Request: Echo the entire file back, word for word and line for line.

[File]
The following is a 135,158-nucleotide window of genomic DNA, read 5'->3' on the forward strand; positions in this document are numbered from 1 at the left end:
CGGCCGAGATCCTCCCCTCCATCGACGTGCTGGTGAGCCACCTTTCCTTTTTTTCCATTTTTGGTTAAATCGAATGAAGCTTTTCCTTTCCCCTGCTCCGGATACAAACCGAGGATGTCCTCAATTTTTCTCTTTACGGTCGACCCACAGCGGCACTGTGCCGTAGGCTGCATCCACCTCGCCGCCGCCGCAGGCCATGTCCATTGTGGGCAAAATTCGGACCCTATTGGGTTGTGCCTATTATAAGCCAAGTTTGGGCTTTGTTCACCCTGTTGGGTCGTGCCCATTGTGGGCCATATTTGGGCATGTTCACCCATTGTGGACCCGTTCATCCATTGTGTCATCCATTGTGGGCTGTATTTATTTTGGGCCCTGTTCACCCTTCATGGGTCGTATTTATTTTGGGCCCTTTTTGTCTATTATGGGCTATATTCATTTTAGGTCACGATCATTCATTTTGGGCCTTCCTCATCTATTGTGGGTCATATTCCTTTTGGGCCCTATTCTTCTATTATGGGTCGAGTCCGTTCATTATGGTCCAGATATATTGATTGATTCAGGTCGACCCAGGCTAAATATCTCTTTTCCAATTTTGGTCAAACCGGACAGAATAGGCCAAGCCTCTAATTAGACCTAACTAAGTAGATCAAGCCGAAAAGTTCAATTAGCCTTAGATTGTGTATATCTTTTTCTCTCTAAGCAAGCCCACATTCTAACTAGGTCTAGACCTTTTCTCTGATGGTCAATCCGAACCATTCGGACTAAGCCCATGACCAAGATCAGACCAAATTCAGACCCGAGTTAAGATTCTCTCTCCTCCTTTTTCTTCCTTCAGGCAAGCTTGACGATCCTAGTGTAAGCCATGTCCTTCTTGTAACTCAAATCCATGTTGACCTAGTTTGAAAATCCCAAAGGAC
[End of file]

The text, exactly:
The following is a 135,158-nucleotide window of genomic DNA, read 5'->3' on the forward strand; positions in this document are numbered from 1 at the left end:
CGGCCGAGATCCTCCCCTCCATCGACGTGCTGGTGAGCCACCTTTCCTTTTTTTCCATTTTTGGTTAAATCGAATGAAGCTTTTCCTTTCCCCTGCTCCGGATACAAACCGAGGATGTCCTCAATTTTTCTCTTTACGGTCGACCCACAGCGGCACTGTGCCGTAGGCTGCATCCACCTCGCCGCCGCCGCAGGCCATGTCCATTGTGGGCAAAATTCGGACCCTATTGGGTTGTGCCTATTATAAGCCAAGTTTGGGCTTTGTTCACCCTGTTGGGTCGTGCCCATTGTGGGCCATATTTGGGCATGTTCACCCATTGTGGACCCGTTCATCCATTGTGTCATCCATTGTGGGCTGTATTTATTTTGGGCCCTGTTCACCCTTCATGGGTCGTATTTATTTTGGGCCCTTTTTGTCTATTATGGGCTATATTCATTTTAGGTCACGATCATTCATTTTGGGCCTTCCTCATCTATTGTGGGTCATATTCCTTTTGGGCCCTATTCTTCTATTATGGGTCGAGTCCGTTCATTATGGTCCAGATATATTGATTGATTCAGGTCGACCCAGGCTAAATATCTCTTTTCCAATTTTGGTCAAACCGGACAGAATAGGCCAAGCCTCTAATTAGACCTAACTAAGTAGATCAAGCCGAAAAGTTCAATTAGCCTTAGATTGTGTATATCTTTTTCTCTCTAAGCAAGCCCACATTCTAACTAGGTCTAGACCTTTTCTCTGATGGTCAATCCGAACCATTCGGACTAAGCCCATGACCAAGATCAGACCAAATTCAGACCCGAGTTAAGATTCTCTCTCCTCCTTTTTCTTCCTTCAGGCAAGCTTGACGATCCTAGTGTAAGCCATGTCCTTCTTGTAACTCAAATCCATGTTGACCTAGTTTGAAAATCCCAAAGGAC